Half a dozen years ago at the top of the steep, imposing staircase that leads to Brooklyn DIY space Shea Stadium I am surprised to be greeted by Titus Andronicus frontman Patrick Stickles, legs crossed in a crappy old folding chair, checking IDs at the door. He gazes at me and a friend for a moment before asking, “you guys playing or watching?”
Stickles isn’t the type of guy to talk a big game when it comes to DIY without backing it up, and though he may come across as larger-than-life on stage or in interviews, you can still catch him taking tickets during down time. But Titus Andronicus and Shea Stadium are relics in a rapidly shifting Brooklyn scene that has seen half a dozen venues (such as Death By Audio, Glasslands and 285 Kent) shutter or turn into VICE Media offices, dozens of more bands fade into obscurity. Despite this, in the summer of 2015 they punctuated a five-night sold out run at Shea (what they call becoming “the first band in the history of NYC DIY to sell out five consecutive nights at the same venue”) with the release of The Most Lamentable Tragedy, an album that flipped the script on Titus-weary critics and propelled them back into quote-unquote relevancy.
A year later, S+@dium Rock documents this run and their intention is to keep us in that moment. The record consists of 10 Tragedy highlights and one outtake (“69 Stones”) while the litany of covers and guests including Craig Finn of the Hold Steady and Ted Leo and other such fanfare are all notably absent. Though I guess it was Five Nights at the Opera, and what’s the point of a rock opera if you don’t perform it anyway?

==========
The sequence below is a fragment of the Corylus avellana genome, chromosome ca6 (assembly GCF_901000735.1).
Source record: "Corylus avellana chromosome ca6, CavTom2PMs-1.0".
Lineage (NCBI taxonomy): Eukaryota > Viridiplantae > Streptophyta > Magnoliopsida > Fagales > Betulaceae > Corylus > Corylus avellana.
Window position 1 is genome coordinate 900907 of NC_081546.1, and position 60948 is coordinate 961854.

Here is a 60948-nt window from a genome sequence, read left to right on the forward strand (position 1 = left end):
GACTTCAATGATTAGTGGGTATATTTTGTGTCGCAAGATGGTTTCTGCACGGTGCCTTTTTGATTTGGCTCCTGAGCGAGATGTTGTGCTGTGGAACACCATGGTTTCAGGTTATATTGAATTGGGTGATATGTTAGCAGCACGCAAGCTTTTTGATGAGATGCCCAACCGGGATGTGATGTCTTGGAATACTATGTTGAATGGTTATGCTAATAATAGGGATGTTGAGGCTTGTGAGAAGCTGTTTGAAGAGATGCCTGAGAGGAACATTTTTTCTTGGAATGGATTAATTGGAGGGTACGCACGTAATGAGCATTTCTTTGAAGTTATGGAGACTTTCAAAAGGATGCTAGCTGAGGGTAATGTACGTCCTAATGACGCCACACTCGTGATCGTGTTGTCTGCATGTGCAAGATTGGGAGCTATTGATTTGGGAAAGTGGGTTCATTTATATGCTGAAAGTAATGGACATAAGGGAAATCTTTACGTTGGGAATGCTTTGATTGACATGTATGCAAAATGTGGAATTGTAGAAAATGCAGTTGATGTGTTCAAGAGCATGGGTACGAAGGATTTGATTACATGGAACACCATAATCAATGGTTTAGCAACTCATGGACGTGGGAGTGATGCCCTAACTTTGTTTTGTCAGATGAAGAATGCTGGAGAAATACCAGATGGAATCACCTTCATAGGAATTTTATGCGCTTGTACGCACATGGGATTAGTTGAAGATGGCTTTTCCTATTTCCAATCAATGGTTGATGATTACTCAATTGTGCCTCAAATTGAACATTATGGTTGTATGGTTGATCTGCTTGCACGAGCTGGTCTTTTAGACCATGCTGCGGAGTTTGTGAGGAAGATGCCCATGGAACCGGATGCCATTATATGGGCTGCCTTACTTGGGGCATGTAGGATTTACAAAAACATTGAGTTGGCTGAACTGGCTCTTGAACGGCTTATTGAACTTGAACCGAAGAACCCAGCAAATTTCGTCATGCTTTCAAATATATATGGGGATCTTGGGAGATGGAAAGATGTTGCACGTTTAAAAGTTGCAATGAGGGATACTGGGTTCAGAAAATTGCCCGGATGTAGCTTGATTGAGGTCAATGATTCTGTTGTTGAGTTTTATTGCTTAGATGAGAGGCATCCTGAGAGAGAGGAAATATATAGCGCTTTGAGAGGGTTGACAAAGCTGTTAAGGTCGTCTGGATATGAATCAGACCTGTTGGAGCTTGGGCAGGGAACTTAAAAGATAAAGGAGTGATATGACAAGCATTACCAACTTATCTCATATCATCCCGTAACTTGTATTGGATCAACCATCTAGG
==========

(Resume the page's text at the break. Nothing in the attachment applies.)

Otherwise, it bears the standard hallmarks of any live record—crowd cheering between songs, stage banter, off-key singing. Luckily, Titus Andronicus is a great live band. You can feel the energy as Stickles lets the crowd take over chants of “Dimed Out” or hear them singing along to the chorus of “Fatal Flaw.” Also featured are full band arrangements of previously stripped down or acoustic cuts like “Stable Boy,” which I found got a nice face-lift. And if nothing else, its production matches the band’s DIY ethos: Titus Andronicus live is one stripped down to the essentials, a machine making something much larger than the sum of its parts.
Stickles has spoken extensively in interviews about how The Most Lamentable Tragedy was as much as a personal triumph as a critical one, and S+@dium Rock stands as a testament to that. If nothing else, they got to do it on their own terms too, performing and recording at a space they’ve long been a part of. It’s hard to say what impact S+@dium Rock will have, if any. With most shows making it onto YouTube anyway, the live album is hardly a commodity anymore. While it might not be Unplugged in New York (Stickles has said many times that Titus Andronicus is not trying to be the next Nirvana), for fans of the band, it doesn’t have to be.